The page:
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Concavity at limits

  1. Jul 19, 2005 #1
    Just four questions here :biggrin: :

    1) For a function f(x), [itex] \exists f''\left( x \right) [/itex] for [itex] \left\{ {x|\left( { - \infty ,a} \right) \cup \left( {a,\infty } \right)} \right\} [/itex], and [tex] \mathop {\lim }\limits_{x \to a} f\left( x \right) = \infty [/tex].
    Then, is it true that
    [tex] \mathop {\lim }\limits_{x \to a} f''\left( x \right) > 0 \, {?} [/tex]

    (...in the sense that always [itex] \exists \, \varepsilon > 0 [/itex] such that [itex] \forall x \in \left[ {a - \varepsilon ,a + \varepsilon } \right] [/itex] where [itex] x \ne a [/itex], [itex] f''\left( {x} \right) > 0 [/itex], that is :smile:)
    --------------------------------------------------------------------------
    2) And, if
    [tex] \mathop {\lim }\limits_{x \to a} f\left( x \right) = - \infty [/tex], then
    [tex] \mathop {\lim }\limits_{x \to a} f''\left( x \right) < 0 \, {?} [/tex], right?

    If both statements are true, what's the name of the theorem stating them?
    (or explaining them, I suppose)
    ---------------------------------------------------------------------------
    3) Now, let [itex] f^{\left( n \right)} \left( x \right) [/itex] represent the n'th derivative of f(x). If [tex] \mathop {\lim }\limits_{x \to a} f\left( x \right) = \infty [/tex],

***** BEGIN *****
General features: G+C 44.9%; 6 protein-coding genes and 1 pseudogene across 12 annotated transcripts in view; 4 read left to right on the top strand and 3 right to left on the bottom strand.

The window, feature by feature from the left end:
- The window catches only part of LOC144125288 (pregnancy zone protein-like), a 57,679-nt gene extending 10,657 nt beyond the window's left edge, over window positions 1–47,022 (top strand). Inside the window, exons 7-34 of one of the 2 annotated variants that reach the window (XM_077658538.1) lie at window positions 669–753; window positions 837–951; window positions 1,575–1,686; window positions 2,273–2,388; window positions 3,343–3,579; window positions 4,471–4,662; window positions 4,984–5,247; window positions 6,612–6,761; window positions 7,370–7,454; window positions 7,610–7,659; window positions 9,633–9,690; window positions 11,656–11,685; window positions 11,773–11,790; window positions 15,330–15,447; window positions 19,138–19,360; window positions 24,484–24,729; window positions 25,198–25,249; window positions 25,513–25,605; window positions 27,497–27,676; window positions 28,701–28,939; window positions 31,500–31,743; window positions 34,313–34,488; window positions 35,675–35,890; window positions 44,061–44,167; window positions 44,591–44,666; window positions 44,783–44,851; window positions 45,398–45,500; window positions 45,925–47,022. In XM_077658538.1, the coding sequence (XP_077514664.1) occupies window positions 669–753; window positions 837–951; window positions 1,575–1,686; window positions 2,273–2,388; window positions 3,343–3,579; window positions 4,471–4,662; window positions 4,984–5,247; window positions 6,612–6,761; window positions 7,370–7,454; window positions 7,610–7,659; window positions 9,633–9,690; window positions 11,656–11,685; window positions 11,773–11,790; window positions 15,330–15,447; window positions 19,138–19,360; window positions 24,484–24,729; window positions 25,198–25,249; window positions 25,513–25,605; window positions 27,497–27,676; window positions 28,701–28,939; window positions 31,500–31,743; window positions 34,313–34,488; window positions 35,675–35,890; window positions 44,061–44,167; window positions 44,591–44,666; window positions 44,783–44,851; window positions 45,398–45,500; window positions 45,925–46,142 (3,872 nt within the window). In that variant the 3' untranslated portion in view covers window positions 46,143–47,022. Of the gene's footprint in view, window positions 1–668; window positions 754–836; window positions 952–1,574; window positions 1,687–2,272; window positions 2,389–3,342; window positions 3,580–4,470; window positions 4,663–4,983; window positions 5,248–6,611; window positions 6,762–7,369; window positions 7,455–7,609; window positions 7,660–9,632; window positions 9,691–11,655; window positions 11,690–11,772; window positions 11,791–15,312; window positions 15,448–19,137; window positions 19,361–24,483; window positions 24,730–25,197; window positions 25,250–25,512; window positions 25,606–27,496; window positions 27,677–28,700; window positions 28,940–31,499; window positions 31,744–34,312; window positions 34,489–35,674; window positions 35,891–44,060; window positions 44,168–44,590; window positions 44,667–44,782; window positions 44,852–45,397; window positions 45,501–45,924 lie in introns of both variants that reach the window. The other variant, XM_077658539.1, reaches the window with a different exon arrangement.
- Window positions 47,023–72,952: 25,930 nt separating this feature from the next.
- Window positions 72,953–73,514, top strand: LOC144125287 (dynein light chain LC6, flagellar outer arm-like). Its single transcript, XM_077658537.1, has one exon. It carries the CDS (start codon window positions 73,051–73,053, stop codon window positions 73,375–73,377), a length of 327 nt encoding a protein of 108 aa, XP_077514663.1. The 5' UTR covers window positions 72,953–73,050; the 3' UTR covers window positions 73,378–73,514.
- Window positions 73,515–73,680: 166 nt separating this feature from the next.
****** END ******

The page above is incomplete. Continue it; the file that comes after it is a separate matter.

is it true that if [tex] \exists f^{\left( n \right)} \left( x \right) [/tex],
    then [tex] \mathop {\lim }\limits_{x \to a} f^{\left( n \right)} \left( x \right) > 0 \, {?}[/tex]
    --------------------------------------------------------========
    4) Finally, if [tex] \mathop {\lim }\limits_{x \to a} f\left( x \right) = \infty [/tex],
    is it true that if [tex] \exists f^{\left( n \right)} \left( x \right) [/tex],
    then [tex] \mathop {\lim }\limits_{x \to a} f^{\left( n \right)} \left( x \right) = \infty \, {?}[/tex]
     
    Last edited: Jul 20, 2005
  2. jcsd
  3. Jul 20, 2005 #2
    1) This need not be true. For example:

    [tex]f(x) = \frac{\sin \left(\frac{1}{x}\right)+2}{x^2}[/tex]
    It is two times differentiable everywhere except at the origin. And
    [tex] \mathop {\lim }\limits_{x \to 0} f\left( x \right) = \infty [/tex], but [tex]f''(x)[/tex] (and any other of it's derivatives) is alternatingly positive and negative when you approach the origin.

    2) Counterexample: take [tex]g(x)=-f(x)[/tex]

    3,4) Counterexample: again [tex]f[/tex]
     
  4. Jul 20, 2005 #3
    However, replace [itex]f^{(n)}(x)[/itex] with [itex] | f^{(n)}(x)| [/itex] and (3) (and thus (1)) works. For if the nth derivative approaches zero, the higher derivatives ( >n ) also approach zero, and what you have is a finite limit. You can prove this with the definition of the derivative, and an epsilon/delta argument.
     
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